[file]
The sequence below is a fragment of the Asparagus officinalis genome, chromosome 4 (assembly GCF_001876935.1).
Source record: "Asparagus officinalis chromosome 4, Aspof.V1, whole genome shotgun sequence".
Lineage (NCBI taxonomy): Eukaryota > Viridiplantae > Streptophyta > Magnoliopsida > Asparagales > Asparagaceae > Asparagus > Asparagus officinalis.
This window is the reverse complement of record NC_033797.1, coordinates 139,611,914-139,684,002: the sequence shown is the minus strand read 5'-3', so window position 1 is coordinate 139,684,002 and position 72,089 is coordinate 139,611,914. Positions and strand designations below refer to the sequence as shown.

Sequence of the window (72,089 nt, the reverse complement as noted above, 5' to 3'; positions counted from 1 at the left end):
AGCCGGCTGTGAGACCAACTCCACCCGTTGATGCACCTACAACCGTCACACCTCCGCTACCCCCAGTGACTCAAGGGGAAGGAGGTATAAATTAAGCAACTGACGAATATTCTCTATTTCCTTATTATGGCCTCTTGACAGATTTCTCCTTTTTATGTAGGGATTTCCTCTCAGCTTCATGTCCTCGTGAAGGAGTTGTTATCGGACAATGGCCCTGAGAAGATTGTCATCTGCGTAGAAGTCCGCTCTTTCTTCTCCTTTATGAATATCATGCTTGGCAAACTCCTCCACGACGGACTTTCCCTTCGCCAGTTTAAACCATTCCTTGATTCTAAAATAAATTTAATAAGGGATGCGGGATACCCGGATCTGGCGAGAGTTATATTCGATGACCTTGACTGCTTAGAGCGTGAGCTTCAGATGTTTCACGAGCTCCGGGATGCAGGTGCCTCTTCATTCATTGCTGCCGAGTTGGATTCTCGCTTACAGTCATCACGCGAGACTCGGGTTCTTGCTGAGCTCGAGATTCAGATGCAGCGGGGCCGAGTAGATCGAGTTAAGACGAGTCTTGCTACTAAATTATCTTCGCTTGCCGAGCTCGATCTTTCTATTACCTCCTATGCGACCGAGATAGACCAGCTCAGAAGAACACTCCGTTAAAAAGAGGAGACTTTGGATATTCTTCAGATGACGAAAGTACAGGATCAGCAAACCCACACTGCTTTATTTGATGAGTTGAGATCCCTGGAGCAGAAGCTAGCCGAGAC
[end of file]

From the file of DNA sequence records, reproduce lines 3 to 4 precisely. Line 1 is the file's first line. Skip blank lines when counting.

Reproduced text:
Lineage (NCBI taxonomy): Eukaryota > Viridiplantae > Streptophyta > Magnoliopsida > Asparagales > Asparagaceae > Asparagus > Asparagus officinalis.
This window is the reverse complement of record NC_033797.1, coordinates 139,611,914-139,684,002: the sequence shown is the minus strand read 5'-3', so window position 1 is coordinate 139,684,002 and position 72,089 is coordinate 139,611,914. Positions and strand designations below refer to the sequence as shown.